“We humbly suggest that the U.S. desist from posing as a ‘defender of human rights’ and pay more attention to the United States’ own human rights record,” Chinese Foreign Ministry spokesman Qin Gang said in a statement issued by the official Xinhua news agency.

Tough sparring between Washington and Beijing over human rights have long been a part of the diplomatic landscape, but China’s latest angry words suggest deepening official impatience with international protests and criticisms focused on the Games.

In the ruling Communist Party’s newspaper, the former head of the State Council Information Office — the public relations arm of the central government — said he smelt conspiracy.

“Some anti-China forces in the West see the Beijing Olympic Games as a great opportunity to force China into a political transformation, and blackening the Olympics and China has become their habitual method,” Zhao Qizheng, now vice chairman of a foreign policy advisory committee, wrote in the overseas edition of the People’s Daily.

China’s controls on religion and news reporting, its problems with food safety and role in Sudan’s Darfur region “have been vastly exaggerated by the foreign media,” Zhao wrote in the front-page commentary.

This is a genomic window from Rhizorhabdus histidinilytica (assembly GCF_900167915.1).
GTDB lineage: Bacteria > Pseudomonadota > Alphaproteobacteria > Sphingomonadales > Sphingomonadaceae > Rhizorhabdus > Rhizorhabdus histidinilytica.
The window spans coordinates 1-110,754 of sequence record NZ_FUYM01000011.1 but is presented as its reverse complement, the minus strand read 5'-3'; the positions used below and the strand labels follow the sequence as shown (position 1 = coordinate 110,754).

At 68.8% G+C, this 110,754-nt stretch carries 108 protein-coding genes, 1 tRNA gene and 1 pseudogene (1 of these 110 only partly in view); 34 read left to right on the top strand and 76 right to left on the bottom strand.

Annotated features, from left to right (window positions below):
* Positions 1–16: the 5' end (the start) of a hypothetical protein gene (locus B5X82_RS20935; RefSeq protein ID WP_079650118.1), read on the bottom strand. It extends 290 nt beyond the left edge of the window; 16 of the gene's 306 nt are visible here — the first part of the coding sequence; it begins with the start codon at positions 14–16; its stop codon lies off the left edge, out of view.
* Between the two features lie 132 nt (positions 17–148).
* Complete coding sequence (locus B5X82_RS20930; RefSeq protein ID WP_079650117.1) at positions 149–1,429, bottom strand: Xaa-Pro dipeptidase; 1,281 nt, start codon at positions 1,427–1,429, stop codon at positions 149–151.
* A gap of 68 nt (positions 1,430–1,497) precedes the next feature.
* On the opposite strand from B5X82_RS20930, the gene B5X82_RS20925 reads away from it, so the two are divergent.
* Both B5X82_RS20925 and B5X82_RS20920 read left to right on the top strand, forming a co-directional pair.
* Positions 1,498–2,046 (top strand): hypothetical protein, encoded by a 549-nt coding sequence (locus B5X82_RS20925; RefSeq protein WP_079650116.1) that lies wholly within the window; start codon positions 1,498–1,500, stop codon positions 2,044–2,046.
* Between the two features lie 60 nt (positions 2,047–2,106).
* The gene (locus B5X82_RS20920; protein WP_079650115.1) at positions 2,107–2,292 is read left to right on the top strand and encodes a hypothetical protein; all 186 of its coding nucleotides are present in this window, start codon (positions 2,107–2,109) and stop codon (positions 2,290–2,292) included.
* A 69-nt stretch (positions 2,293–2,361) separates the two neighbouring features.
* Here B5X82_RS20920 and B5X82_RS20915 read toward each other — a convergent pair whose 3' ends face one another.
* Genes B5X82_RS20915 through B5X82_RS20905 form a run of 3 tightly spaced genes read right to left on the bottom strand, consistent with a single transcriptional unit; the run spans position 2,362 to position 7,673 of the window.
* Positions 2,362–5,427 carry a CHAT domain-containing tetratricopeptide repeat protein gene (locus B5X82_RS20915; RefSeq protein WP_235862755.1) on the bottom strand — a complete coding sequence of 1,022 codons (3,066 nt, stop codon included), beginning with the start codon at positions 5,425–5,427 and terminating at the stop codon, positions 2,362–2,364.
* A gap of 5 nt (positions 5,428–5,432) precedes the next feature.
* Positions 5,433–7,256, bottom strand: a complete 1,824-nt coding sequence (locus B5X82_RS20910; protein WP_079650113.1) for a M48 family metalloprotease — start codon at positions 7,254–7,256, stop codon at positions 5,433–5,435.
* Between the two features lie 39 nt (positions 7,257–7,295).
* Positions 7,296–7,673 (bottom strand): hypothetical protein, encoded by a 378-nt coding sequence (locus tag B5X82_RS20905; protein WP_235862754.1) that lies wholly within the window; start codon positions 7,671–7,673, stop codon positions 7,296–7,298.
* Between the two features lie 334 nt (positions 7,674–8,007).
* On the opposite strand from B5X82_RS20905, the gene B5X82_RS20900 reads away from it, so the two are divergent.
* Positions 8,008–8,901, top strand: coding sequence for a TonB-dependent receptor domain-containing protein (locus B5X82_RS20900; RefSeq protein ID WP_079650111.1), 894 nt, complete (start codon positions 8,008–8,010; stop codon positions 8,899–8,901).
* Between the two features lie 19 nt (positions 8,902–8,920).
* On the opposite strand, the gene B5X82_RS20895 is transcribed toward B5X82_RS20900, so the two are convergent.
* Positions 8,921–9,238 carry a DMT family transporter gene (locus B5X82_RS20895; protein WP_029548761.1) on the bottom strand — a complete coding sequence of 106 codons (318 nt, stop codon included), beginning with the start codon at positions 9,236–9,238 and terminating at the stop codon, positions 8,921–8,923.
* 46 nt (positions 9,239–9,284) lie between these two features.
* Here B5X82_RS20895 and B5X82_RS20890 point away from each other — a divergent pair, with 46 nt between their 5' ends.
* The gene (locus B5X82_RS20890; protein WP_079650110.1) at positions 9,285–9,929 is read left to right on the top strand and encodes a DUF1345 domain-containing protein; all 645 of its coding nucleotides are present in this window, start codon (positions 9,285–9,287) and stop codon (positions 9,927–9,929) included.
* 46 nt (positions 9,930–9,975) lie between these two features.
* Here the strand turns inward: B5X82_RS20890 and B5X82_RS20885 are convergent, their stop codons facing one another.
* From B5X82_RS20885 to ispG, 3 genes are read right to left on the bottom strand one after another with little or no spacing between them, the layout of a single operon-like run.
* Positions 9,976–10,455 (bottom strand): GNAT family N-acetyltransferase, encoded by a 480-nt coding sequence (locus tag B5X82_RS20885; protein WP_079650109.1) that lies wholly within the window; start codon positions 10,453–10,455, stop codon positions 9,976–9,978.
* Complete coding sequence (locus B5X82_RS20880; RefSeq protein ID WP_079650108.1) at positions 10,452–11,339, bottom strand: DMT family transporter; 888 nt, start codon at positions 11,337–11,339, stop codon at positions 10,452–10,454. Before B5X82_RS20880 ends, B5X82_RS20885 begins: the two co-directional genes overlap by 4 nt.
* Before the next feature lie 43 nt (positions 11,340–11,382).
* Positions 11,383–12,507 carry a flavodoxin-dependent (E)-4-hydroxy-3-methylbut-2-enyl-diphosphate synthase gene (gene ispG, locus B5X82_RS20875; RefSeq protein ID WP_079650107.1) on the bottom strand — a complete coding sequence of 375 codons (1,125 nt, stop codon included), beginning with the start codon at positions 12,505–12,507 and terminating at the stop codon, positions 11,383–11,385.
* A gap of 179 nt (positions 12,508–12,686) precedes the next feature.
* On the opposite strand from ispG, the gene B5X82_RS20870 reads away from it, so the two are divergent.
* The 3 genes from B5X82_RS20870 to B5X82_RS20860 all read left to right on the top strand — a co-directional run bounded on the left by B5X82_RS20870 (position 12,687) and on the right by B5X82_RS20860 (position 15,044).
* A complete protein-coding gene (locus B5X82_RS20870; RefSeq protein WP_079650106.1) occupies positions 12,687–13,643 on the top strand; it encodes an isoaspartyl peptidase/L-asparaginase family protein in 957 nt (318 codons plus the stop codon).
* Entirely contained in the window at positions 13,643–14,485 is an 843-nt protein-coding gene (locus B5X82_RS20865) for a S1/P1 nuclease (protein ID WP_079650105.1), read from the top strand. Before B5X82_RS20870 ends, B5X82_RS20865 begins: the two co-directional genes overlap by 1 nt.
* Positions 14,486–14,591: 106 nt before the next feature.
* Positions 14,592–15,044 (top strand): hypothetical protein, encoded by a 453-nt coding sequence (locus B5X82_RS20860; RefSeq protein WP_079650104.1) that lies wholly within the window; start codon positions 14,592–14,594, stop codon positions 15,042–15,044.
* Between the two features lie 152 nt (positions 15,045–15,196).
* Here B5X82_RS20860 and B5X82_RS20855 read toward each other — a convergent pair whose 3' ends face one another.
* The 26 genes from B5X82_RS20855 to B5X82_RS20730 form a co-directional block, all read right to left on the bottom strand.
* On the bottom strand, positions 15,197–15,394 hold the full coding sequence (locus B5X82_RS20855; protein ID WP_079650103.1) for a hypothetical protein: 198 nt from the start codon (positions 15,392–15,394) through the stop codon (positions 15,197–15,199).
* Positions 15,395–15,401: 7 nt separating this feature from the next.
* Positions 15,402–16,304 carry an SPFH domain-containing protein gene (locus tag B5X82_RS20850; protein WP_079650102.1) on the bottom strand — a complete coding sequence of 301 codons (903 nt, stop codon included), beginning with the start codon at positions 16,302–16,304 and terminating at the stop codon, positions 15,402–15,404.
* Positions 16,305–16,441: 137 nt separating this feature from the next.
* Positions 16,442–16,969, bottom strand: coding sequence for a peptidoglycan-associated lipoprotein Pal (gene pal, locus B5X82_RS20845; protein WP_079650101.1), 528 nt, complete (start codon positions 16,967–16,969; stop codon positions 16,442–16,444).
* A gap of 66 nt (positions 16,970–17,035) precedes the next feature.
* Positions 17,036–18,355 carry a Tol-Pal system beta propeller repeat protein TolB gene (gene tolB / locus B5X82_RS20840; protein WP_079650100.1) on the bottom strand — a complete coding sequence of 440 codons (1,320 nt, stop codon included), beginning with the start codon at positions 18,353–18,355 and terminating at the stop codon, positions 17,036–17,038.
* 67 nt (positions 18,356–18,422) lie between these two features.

Chinese officials had been too passive in the face of criticism, leaving the country’s critics to dominate news coverage, he said, urging a public diplomacy offensive.

On Thursday, China also issued its own assessment of human rights in the United States, which it said “shows the United States itself has grave violations of human rights.”

Spokesman Qin said his government issued the report to “teach the United States an extra lesson.”

The report issued by China’s State Council Information Office focused on U.S. poverty and racial divisions and called the Washington-led invasion of Iraq in 2003 the “biggest human rights tragedy” and said 660,000 people have died there as a result, nearly all of them civilians.

“This will allow all to ask just what qualifications the United States has to point fingers at other countries,” Qin said of the Chinese report, which among sources cites Human Rights Watch, a New York-based organization often critical of Chinese policy.

The widely cited observer group Iraq Body Count puts the civilian death toll at 89,300 since 2003 in its latest report.

(Reporting by Chris Buckley; Editing by Nick Macfie)

Reporters’ Tibet Visit Shadowed by CCP Officials

Posted Apr 01 2008

By Si Yu
Epoch Times Staff
Apr 01, 2008

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Select foreign reporters were allowed into Tibet on March 26, 2008, following China’s armed crackdown on Tibetan protestors. The two-day trip was accompanied by Chinese communist officials.
On March 14, 2008 when China’s violent suppression of the Tibetan people took place, all foreign media had their equipment confiscated and were forced to leave Tibet. Two weeks later, the Chinese authorities invited a select group of foreign journalists to return to Lhasa, in order to interview some so-called “victims of criminal actions” during the protest. The interviews were to be conducted entirely under the organization and supervision of Chinese authorities.